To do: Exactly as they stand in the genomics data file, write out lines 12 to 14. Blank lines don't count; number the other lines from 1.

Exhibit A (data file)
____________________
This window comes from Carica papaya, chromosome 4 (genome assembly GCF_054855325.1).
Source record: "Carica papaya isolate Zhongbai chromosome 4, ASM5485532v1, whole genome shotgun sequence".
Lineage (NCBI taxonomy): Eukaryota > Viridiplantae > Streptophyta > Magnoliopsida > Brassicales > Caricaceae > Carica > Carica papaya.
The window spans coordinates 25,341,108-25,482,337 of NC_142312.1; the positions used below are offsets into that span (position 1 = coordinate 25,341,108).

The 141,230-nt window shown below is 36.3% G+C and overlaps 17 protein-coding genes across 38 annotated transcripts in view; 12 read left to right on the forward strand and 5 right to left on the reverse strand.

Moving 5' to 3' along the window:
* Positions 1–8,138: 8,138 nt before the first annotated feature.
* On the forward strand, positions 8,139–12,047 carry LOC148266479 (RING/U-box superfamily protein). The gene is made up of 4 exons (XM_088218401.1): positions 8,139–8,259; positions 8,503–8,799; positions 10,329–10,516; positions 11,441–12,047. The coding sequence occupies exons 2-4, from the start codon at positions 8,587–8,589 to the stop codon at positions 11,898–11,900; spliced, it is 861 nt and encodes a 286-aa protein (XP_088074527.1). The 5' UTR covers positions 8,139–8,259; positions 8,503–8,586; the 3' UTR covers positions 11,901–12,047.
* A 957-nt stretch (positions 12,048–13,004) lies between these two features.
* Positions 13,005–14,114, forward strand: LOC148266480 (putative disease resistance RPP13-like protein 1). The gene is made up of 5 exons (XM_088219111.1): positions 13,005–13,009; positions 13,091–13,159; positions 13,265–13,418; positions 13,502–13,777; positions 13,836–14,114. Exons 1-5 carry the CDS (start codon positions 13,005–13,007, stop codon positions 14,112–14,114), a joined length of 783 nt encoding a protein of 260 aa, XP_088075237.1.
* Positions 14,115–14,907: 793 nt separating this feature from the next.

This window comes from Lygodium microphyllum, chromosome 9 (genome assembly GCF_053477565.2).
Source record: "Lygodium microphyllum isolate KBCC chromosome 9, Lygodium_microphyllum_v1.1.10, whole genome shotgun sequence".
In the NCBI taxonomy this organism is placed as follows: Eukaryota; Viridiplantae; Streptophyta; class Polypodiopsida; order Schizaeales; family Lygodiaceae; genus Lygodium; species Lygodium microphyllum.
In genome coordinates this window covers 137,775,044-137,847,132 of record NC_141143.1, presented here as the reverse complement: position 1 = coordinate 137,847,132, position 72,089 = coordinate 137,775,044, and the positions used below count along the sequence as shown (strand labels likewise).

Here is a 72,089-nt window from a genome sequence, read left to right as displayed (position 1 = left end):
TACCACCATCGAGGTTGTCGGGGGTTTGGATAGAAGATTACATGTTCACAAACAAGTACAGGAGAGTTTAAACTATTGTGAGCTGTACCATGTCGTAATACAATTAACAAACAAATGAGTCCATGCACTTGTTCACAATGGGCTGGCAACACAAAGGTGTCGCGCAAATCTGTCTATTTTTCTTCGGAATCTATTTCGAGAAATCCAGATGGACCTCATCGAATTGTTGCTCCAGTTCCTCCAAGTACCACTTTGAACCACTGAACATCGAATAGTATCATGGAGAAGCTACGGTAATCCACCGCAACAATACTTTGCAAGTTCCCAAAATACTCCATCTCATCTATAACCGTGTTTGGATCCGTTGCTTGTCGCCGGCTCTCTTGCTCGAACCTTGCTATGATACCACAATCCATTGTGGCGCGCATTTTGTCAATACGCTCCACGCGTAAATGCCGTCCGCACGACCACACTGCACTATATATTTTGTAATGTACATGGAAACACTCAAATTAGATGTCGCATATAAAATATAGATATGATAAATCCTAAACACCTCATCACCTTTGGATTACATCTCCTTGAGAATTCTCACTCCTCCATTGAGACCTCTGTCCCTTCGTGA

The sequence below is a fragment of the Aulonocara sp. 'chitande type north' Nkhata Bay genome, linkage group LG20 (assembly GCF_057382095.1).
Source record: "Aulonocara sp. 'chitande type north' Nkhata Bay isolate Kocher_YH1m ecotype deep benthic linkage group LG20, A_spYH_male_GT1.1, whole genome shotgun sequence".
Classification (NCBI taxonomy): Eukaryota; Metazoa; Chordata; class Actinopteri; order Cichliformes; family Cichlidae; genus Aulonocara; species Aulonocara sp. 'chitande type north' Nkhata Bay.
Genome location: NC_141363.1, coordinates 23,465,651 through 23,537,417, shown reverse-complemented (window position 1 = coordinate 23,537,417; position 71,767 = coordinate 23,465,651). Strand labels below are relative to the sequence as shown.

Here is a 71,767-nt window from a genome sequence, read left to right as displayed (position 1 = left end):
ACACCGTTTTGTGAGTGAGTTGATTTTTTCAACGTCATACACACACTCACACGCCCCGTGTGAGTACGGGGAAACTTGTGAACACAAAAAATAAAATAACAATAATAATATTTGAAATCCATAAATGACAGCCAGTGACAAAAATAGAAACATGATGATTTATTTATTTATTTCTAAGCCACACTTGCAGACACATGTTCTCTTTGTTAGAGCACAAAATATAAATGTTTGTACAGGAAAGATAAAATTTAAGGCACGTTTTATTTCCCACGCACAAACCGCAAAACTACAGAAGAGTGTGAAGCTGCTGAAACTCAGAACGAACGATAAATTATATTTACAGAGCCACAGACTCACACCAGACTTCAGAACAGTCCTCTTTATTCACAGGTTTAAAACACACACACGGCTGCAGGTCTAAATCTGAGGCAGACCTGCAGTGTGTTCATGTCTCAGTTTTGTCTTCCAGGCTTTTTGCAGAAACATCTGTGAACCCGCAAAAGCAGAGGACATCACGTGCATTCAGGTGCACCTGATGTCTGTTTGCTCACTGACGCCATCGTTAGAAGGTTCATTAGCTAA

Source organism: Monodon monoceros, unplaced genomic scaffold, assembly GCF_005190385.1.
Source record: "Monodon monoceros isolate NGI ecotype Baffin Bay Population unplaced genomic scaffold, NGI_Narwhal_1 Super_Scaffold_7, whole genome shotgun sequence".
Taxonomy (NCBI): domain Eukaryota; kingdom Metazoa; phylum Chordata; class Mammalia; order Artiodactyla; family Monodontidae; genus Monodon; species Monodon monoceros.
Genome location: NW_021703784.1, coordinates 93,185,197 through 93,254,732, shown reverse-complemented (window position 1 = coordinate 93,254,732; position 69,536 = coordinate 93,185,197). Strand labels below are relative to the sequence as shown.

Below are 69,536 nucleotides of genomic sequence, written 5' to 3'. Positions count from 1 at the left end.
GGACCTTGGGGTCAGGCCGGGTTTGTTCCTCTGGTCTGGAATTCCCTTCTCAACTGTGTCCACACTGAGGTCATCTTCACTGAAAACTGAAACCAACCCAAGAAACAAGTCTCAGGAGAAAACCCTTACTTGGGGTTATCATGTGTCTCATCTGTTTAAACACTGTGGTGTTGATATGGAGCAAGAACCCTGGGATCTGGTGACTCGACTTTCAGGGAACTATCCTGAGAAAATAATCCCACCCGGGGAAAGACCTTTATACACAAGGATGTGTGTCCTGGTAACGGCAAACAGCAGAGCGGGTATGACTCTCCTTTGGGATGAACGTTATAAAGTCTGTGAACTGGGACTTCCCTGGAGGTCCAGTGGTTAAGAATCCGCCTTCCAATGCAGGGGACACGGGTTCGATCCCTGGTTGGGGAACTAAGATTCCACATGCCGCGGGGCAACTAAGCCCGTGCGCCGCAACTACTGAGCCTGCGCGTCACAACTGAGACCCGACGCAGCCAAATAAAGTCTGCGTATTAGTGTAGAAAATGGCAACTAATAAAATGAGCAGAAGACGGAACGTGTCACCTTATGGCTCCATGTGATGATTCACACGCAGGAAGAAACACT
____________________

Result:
This window comes from Lygodium microphyllum, chromosome 9 (genome assembly GCF_053477565.2).
Source record: "Lygodium microphyllum isolate KBCC chromosome 9, Lygodium_microphyllum_v1.1.10, whole genome shotgun sequence".
In the NCBI taxonomy this organism is placed as follows: Eukaryota; Viridiplantae; Streptophyta; class Polypodiopsida; order Schizaeales; family Lygodiaceae; genus Lygodium; species Lygodium microphyllum.